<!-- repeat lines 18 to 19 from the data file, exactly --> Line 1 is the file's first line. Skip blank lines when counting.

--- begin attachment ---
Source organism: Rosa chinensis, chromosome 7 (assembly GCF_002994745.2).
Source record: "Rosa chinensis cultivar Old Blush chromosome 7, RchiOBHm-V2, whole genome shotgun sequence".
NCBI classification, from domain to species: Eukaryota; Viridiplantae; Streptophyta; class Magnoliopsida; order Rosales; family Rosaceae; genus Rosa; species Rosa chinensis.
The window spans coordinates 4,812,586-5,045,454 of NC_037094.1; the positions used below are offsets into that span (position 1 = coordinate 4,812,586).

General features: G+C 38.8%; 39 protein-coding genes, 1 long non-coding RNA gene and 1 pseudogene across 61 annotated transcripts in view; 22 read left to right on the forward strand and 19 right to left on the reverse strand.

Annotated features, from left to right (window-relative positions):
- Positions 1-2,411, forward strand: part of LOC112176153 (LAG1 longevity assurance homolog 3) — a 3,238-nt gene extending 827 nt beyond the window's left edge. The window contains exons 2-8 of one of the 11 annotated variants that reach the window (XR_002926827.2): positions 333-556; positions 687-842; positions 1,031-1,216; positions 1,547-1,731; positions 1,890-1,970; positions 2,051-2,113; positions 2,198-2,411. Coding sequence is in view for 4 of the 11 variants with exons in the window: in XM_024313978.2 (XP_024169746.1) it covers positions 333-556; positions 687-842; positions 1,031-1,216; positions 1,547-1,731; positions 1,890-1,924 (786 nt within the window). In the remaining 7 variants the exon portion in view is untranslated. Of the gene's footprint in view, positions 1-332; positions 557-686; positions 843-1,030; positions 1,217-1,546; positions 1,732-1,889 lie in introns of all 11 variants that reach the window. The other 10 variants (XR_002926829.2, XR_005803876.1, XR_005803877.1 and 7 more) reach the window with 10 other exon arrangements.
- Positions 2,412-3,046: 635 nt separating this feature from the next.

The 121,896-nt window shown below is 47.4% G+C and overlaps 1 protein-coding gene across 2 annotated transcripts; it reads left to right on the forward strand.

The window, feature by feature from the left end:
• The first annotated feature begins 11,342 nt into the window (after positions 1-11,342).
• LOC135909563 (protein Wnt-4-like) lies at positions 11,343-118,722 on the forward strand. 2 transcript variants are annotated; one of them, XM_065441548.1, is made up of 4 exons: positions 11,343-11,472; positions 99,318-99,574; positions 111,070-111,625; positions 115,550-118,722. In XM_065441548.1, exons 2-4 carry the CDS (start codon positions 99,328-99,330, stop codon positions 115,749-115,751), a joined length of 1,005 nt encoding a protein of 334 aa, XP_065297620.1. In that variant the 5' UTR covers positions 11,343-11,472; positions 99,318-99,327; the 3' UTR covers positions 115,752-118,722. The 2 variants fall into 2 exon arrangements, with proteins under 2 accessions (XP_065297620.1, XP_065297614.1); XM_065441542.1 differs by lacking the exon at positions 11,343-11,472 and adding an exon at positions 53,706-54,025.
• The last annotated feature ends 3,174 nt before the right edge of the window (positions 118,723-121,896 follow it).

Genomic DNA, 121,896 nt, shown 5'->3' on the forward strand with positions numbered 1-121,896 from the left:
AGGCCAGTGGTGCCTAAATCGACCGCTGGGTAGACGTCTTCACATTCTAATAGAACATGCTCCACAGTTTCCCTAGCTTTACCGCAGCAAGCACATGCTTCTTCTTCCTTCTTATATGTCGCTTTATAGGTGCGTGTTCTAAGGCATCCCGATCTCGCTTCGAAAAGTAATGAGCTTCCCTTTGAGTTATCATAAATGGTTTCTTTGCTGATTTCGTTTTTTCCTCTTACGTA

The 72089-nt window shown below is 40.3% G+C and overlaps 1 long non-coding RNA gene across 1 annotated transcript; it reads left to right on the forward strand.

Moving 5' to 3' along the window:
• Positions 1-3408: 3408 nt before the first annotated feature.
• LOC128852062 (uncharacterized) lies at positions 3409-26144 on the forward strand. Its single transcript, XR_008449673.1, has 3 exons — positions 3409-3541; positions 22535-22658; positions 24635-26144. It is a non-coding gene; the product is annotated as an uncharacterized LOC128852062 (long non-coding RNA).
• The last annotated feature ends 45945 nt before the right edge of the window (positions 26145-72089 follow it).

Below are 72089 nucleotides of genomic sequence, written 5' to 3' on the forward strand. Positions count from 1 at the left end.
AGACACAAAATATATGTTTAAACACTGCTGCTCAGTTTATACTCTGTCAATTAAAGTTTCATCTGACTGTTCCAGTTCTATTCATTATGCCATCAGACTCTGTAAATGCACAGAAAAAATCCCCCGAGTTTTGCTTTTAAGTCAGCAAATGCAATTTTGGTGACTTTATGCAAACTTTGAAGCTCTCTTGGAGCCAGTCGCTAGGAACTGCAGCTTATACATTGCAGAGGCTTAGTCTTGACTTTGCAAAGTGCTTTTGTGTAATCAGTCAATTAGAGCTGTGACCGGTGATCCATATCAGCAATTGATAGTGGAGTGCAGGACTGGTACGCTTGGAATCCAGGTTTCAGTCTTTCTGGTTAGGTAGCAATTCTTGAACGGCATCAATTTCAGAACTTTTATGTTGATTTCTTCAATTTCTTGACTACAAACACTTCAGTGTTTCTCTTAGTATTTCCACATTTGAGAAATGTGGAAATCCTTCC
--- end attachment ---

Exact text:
• Positions 1-3408: 3408 nt before the first annotated feature.
• LOC128852062 (uncharacterized) lies at positions 3409-26144 on the forward strand. Its single transcript, XR_008449673.1, has 3 exons — positions 3409-3541; positions 22535-22658; positions 24635-26144. It is a non-coding gene; the product is annotated as an uncharacterized LOC128852062 (long non-coding RNA).